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Eating dosa with Rajkumar
M D Riti | April 13, 2006 14:04 IST
The last time I saw Dr Rajkumar was a few months ago. He and I were at the same place doing the same thing: eating masala dosas at one of Bangalore's old Udipi restaurants. My mother and I were eating in solemn silence, paying homage to the golden, crisp dosas.
I happened to look up once, and noticed that most of the waiters in this open-air eatery were hovering around a particular table some distance away. "Annavru bandidaare (Elder brother has come)," our waiter muttered, and scurried away to the revered table.
Ten minutes later, the group at that table got up quietly and moved towards their small car. There were four of them -Rajkumar in his trademark white dhoti and white shirt, his wife Parvathamma with her trademark big red bindi, his superstar son Shivaraj Kumar, and Shivaraj's wife Geetha, daughter of maverick politician and ex-Karnataka chief minister S Bangarappa.
Shivaraj, notwithstanding his star status, got behind the wheel of the car, as he normally does. Rajkumar paused outside the door, folded his hands in a graceful namaskara to all the waiters and a few bystanders and folded his slim body into the small car. The women got in silently and the foursome drove off.
That, essentially, was Rajkumar. A man who found joy in the small pleasures of life, right until the end. Who always showed respect for his fans, whom he described as abhimani devaru (fans who are God.) A man, who till the very end, seemed touchingly surprised by the great stardom that he enjoyed, and was most grateful for it.
After he returned from his jungle trip, so to speak, with Veerappan, Rajkumar would often stand on the street outside his fortress-like bungalow in Sadashivanagar, Bangalore's upmarket neighbourhood, just gazing at passersby. It seemed as if he had suddenly realised the sheer pleasure of freedom, of being able to walk out onto the street whenever you liked and just meet people.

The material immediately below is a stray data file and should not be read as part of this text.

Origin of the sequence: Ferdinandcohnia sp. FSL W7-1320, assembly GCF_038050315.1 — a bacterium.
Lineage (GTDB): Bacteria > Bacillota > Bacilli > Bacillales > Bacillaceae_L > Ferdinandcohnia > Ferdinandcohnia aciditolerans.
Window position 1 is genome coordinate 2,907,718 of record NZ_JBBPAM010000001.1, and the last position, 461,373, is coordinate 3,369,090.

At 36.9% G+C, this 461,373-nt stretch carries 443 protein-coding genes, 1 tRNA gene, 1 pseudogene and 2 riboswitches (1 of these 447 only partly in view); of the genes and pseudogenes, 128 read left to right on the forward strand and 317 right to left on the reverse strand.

He never lost the deep tan he acquired in the jungle. Or regained the health he lost there. Until then, Rajkumar was quite a fit man. His muscled body was on display in his movies, much as his young colleague Hrithik Roshan's, even after Rajkumar turned 60. His high level of fitness stood him in good stead in the forest, where he had to walk and run with Veerappan and his gang for many kilometers every day, for five months.
But on his return, you could see that the man was no longer the same. He himself pointed out that his already bad knees had got completely damaged by all the trekking, his skin had got permanently darkened and disfigured by all the insect bites and exposure.
After he returned, Rajkumar acknowledged that he would never make that last movie that he had promised his fans. My last sight of Rajkumar reminded me, for some strange reason, of my very first meeting with him. I was about 7 years old, and living in a gold mining township near Bangalore, where he had come to shoot for a movie. The film was the black and white social drama Swayamvara.
In this movie, Rajkumar plays a miner who gets falsely accused of a crime and sentenced to death. The heroine, a diehard spinster, then marries him to fulfill a condition of her father's will: she can only inherit some property after she gets married. But the real culprit confesses and Rajkumar is a free man, a situation the heroine gradually comes to terms with. I have a distinct visual memory, even now, of standing on a narrow tar-road watching Rajkumar walk past with a small group of extras, all dressed as miners. I was actually allowed to bunk school that day to witness this memorable event. When Rajkumar took a short break, I shyly and silently pushed my autograph book into his hands. "Yaava classu wodtha iddiya magu? (What class are you studying in, my child?") he asked me, in a very kind voice.
I was struck dumb and just shook my head mutely. He patted me on the head, wrote in my book and handed it back to me. The words he has written were, again, typically Rajkumar. They were "Nimma abhimani, Rajkumar (your fan, Rajkumar.)" I finally found my voice, saying "But I am your fan." "No, I am yours and everyone else's," he replied gently. This was the humility he tried his best to teach all his five children. And he seems to have succeeded. All three of his sons are film stars, and two of them immensely popular. But you will see them chatting with lightboys and sound technicians between shots, often with an arm around their shoulders.
Ten years later, I was walking along a road beside the Sankey Tank in my neighbourhood, and spotted Rajkumar sitting on a steel chair on the pavement. He was waiting between shots. We exchanged smiles, and I walked on.
Much later, I encountered him, on rare occasions, as a journalist. Rajkumar hardly ever spoke to the media. He only shared a few of his thoughts on special occasions, like when he came for the mahurat of one of his son's films. After he came back from the jungles, he spoke about his experiences as Veerappan's captive.
I only hope his children, his fans and those of us who ever encountered the man will imbibe some of his immense humility and appreciation of people.